- $289 more per month mortgage payment
Even More Data Woes
By their own admission, Zillow’s pricing is not accurate. What other challenges do consumers face when using their site? There’s a chorus of real estate agents who’ve blogged about a myriad of other data discrepancies and even the hotly contested battles between Realtor.com and Zillow Group. Being the “go to” online resource for consumers is worth $billions. I’m going to skip the cat fight in this post, but you can read about it here. In terms of data, here’s what else is messed up…
Turns out Zillow and Trulia are also missing data. Their market coverage comes up short; they can’t provide consumers with the breadth of home selection that local real estate agents offer. Your local real estate agent gets better data from their Multiple Listing Service (MLS). Why? Because other real estate agents are creating and posting their listings to their regional MLS in the first place. Tech-savvy agents willing to spend time and money running their own branded web sites are profiting from their ability to display syndicated MLS data.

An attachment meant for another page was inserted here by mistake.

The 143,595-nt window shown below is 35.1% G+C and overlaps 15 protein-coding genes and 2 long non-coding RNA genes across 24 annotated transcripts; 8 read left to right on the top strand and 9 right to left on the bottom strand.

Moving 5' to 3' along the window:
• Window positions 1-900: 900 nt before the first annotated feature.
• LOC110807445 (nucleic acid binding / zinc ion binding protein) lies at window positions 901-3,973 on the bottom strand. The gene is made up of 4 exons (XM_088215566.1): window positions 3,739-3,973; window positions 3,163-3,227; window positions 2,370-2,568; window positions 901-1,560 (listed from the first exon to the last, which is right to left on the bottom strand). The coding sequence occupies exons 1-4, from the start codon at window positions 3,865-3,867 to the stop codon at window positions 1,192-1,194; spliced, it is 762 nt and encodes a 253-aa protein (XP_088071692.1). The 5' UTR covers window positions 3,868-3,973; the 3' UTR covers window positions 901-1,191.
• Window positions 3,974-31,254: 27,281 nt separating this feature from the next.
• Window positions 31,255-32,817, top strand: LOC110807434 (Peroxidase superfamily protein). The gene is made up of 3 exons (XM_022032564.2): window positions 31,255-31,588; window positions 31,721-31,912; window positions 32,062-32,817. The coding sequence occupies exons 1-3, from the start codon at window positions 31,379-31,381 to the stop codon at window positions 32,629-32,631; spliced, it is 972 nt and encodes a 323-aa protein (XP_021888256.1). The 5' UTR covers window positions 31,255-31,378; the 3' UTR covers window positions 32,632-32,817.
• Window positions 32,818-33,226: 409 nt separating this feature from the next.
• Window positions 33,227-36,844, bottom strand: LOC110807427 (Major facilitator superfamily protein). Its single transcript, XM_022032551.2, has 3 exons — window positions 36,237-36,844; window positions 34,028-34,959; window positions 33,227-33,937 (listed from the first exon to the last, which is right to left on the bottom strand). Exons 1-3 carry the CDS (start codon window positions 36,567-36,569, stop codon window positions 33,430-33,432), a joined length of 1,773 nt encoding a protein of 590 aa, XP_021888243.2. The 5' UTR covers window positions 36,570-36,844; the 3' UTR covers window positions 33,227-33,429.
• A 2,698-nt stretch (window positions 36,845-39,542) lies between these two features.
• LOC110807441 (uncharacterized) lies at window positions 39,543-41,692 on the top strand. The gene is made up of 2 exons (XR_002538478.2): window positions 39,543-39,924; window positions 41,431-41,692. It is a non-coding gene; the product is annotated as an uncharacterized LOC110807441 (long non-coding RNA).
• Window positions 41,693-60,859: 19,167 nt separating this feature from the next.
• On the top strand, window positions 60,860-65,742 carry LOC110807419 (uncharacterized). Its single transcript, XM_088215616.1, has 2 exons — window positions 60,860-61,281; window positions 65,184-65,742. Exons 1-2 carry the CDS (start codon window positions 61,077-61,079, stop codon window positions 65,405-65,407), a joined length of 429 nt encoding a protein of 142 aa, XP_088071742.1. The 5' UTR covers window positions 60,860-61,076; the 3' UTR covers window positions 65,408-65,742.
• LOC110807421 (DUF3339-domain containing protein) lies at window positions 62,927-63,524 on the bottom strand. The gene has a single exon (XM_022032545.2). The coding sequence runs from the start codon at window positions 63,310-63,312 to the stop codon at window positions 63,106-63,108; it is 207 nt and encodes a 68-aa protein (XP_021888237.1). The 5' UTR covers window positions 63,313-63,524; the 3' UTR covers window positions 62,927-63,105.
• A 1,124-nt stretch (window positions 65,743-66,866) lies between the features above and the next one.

Sometimes Zillow and Trulia listings turn out to be old. Meaning, no good, expired, out of date. I know an agent who shared an anecdote about trying to help a customer view a particular home they saw online only to find out it was no longer available. I wonder what it was like to look his client in the face and explain to them that their ideal property had actually sold four months prior?
Scraping the web and running data algorithms, as listing aggregators do, is awesome. But there are things only an agent on-the-ground will know. Things that impact a home’s value, like intimate knowledge of neighborhoods, structural issues, property easements are all aspects of valuation that require human insight.
At best, aggregators like Zillow are starting point. Not the final word on home values.